An email sent Wednesday from Notre Dame’s Off Campus Council notified students of a burglary and attempted burglary that took place last weekend. A burglary to a student residence took place Sunday between 12 a.m. and 9 a.m. on the 700 block of N. Notre Dame Ave., the email stated. Entry was gained by raising a screen then opening an unlocked window, and an Apple laptop was taken. The email also stated someone broke into a car at that site and took a backpack. Subject information is not available. An attempted burglary also occurred in the same block between Friday at 11:30 p.m. and Saturday at 1:30 a.m., the email stated. Entry was attempted by breaking a porch window, but nothing was taken. Subject information is unavailable for that incident as well, according to the email. The email directed students to the crime prevention tips listed on the Notre Dame Security Police website and the live crime map of Notre Dame, South Bend and Mishawaka at www.crimereports.com.
The University of Vermont Medical Group at Fletcher Allen announced the winners of four new Medical Group awards at the practice’s annual holiday reception held December 7, 2010. The awards, newly created to highlight Fletcher Allen’s academic mission and recognize the outstanding work of UVM/Fletcher Allen faculty, each carry a $1,500 cash award and $6,000 block grant related to the award’s focus.Allyson Bolduc, M.D., associate professor of family medicine, was named CME (Continuing Medical Education) Educator of the Year in recognition of her role of course director for the long-standing and highly successful Family Medicine Review Course from 2006 through 2009. Under Dr. Bolduc’s direction, attendance at the longest-running family medicine conference in the country grew by approximately 30 percent.Barry Heath, M.D., professor of pediatrics, director, Pediatric Intensive Care Unit and chief, Division of Inpatient and Critical Care at Vermont Children’s Hospital, was named GME (Graduate Medical Education) Teacher of the Year for his unique and innovative teaching of medical residents and fellows. Dr. Heath is described by residents and fellows as an enthusiastic teacher who is patient with new learners and communicates well with the health care teamChristopher Huston, M.D., associate professor of infectious disease, was named Junior Researcher of the Year. This award honors a researcher who is less than 10 years out from graduation from residency or fellowship training. The author of 18 peer-reviewed publications, Dr. Huston’s research focuses on the molecular basis for the pathogenesis of invasive infection by an intestinal amoeba that is the second leading protozoan cause of death in the world.Hillel Panitch, M.D., professor of neurology, was named Senior Researcher of the Year. This award honors a researcher who is more than 10 years out from graduation from residency or fellowship training. Dr. Panitch, who passed away on December 23, 2010, served as director of the Multiple Sclerosis Center at Fletcher Allen for ten years. He made seminal research contributions in defining the pathophysiology and treatment of Multiple Sclerosis. His animal studies suggested that MS is an autoimmune disease; human studies confirmed this and revealed disease mechanisms that led to interventional therapies that are now the standard of care worldwide.Burlington, Vt. – The University of Vermont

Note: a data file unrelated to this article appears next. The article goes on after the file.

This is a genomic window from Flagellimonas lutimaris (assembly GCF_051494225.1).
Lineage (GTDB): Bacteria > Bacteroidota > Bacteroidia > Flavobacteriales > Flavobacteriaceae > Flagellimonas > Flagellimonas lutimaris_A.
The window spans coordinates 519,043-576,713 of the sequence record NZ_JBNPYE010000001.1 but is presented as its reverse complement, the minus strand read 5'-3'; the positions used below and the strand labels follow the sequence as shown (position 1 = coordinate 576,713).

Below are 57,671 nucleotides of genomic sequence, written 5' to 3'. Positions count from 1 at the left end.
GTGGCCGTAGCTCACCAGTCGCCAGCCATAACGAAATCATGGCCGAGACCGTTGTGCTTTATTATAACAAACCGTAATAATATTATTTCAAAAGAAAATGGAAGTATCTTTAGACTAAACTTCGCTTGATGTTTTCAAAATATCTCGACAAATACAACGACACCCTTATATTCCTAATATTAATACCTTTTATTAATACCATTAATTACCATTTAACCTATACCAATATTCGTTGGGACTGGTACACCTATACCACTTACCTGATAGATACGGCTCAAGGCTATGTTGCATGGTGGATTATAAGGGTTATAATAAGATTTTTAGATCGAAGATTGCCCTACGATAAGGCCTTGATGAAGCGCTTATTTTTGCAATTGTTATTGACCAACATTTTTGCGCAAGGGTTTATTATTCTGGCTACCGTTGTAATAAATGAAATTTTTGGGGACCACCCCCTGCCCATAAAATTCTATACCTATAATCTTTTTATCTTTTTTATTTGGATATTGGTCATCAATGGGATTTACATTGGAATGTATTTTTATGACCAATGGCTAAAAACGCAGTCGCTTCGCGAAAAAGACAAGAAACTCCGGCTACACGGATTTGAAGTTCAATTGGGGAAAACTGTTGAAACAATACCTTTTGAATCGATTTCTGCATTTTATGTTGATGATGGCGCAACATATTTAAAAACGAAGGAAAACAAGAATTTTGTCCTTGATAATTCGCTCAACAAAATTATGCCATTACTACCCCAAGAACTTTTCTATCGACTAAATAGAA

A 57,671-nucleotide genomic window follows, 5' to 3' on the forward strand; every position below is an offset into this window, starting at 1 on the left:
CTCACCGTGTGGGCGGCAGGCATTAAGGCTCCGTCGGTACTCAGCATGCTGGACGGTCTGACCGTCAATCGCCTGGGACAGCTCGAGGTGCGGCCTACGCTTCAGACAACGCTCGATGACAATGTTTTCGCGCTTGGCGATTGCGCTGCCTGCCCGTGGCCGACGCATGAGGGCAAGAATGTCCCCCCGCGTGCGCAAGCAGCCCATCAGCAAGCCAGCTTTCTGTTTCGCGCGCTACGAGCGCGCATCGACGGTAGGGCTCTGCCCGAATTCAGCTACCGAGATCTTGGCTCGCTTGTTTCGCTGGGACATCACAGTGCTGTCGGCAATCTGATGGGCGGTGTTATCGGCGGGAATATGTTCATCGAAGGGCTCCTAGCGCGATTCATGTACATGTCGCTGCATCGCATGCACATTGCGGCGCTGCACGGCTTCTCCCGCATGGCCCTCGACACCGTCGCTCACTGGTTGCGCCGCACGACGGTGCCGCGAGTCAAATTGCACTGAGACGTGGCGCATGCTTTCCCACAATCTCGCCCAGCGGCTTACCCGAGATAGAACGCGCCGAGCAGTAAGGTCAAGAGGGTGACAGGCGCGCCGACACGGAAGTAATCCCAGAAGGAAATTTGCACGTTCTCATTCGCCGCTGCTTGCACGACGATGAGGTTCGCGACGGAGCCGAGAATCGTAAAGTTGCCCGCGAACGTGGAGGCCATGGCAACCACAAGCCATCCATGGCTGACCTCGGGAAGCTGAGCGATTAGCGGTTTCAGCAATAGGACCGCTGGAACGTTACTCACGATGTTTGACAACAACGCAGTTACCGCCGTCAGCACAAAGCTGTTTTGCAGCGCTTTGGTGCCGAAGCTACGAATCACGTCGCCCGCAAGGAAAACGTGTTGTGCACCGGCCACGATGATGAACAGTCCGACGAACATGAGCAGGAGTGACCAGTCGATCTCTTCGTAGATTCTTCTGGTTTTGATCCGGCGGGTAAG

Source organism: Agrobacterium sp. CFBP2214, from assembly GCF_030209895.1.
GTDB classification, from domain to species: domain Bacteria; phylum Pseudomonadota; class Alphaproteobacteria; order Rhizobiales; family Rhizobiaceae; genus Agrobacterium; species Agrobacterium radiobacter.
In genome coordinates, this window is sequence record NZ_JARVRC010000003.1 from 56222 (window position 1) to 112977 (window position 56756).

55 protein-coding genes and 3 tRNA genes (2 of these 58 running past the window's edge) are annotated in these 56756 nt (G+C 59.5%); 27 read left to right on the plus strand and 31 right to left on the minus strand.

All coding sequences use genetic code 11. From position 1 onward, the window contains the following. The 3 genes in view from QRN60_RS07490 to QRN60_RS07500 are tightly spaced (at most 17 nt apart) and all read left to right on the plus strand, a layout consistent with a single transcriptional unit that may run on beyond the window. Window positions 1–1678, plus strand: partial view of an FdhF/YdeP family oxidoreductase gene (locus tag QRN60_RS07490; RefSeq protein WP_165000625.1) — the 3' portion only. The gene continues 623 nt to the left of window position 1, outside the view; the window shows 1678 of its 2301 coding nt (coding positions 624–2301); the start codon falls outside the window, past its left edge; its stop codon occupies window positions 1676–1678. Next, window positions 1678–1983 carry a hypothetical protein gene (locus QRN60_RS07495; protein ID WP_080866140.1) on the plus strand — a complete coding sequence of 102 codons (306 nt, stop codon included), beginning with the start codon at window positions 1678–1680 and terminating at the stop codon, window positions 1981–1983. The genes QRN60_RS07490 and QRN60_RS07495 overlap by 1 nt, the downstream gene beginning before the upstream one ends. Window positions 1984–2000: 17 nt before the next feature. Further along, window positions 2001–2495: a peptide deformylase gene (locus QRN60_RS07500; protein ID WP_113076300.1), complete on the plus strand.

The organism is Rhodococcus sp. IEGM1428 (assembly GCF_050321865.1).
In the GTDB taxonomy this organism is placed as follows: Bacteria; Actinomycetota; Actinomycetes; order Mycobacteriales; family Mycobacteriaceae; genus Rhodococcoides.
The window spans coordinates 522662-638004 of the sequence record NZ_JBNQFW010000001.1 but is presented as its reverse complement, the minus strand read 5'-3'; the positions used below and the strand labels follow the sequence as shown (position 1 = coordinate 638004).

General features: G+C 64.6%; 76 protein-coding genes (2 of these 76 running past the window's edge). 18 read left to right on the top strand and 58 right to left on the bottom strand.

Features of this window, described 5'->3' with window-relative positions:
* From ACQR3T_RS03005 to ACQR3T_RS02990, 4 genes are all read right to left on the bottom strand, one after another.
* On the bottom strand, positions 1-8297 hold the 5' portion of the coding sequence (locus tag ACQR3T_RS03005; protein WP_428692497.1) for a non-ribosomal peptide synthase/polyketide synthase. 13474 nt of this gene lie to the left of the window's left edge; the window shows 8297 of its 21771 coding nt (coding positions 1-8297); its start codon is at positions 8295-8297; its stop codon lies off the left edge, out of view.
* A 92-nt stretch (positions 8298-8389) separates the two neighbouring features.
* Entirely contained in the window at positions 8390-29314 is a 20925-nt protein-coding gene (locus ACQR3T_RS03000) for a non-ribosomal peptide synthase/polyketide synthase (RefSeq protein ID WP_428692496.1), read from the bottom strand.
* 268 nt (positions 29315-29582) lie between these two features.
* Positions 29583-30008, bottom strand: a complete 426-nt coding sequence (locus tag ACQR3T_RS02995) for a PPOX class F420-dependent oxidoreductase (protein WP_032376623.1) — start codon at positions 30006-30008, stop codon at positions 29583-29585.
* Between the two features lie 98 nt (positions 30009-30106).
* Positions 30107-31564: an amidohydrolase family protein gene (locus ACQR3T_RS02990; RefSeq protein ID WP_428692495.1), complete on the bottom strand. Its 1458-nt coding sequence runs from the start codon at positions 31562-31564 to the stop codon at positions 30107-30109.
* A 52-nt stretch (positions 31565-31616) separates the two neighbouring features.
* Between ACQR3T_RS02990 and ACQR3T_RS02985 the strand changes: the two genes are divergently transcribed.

The Women’s Empowerment and Child Protection Ministry has suggested reducing school hours to only four hours a day without breaks as concerns mount over “new normal” protocols for students.”Our recommendation is to remove break time and shorten the school hours to four hours a day,” the ministry’s deputy assistant for child protection in emergency situations and pornography, Ciput Eka Purwianti, said on Thursday.Another scenario prepared for the new normal at schools was to alter the start and end of school hours to avoid a buildup of students at campus entrances. The government is planning to ease the large-scale social restrictions (PSBB) policy — aimed at curbing COVID-19 transmission in public areas — gradually and embrace a new normal by slowly reopening schools, offices and shopping centers as well as other public places with heightened health protocols.However, many have questioned the decision as the number of confirmed COVID-19 cases and deaths still continue to rise across the country.The National Commission for Child Protection (Komnas PA) suggested that students study from home until the country is declared free from COVID-19. “The study-from-home policy should remain in effect until Indonesia is free from the novel coronavirus pandemic,” chairman Arist Merdeka Sirait said in a statement on Wednesday. He said he would soon send a letter to the Education and Culture Ministry regarding the matter. Read also: Five percent of Indonesia’s COVID-19 cases are children: MinistryAccording to Indonesian Pediatric Association data, at least 584 children in Indonesia have tested positive for COVID-19 as of May 18, 14 of whom died of the disease. Up to 3,324 children have been placed under surveillance (PDP), 129 of whom have.Social media influencer Hana Handoko created an online petition through change.org last week, demanding a continuation of the study-from-home policy to protect children from the life-threatening disease.She cited cases of COVID-19 transmissions in France and Finland after the respective governments decided to reopen schools, despite the ongoing pandemic. “Hopefully, the government will learn from what happened in France and Finland and extend distance study sessions to protect our next generation,” Hana said. The petition has garnered nearly 45,000 signatures as of Friday morning. Topics :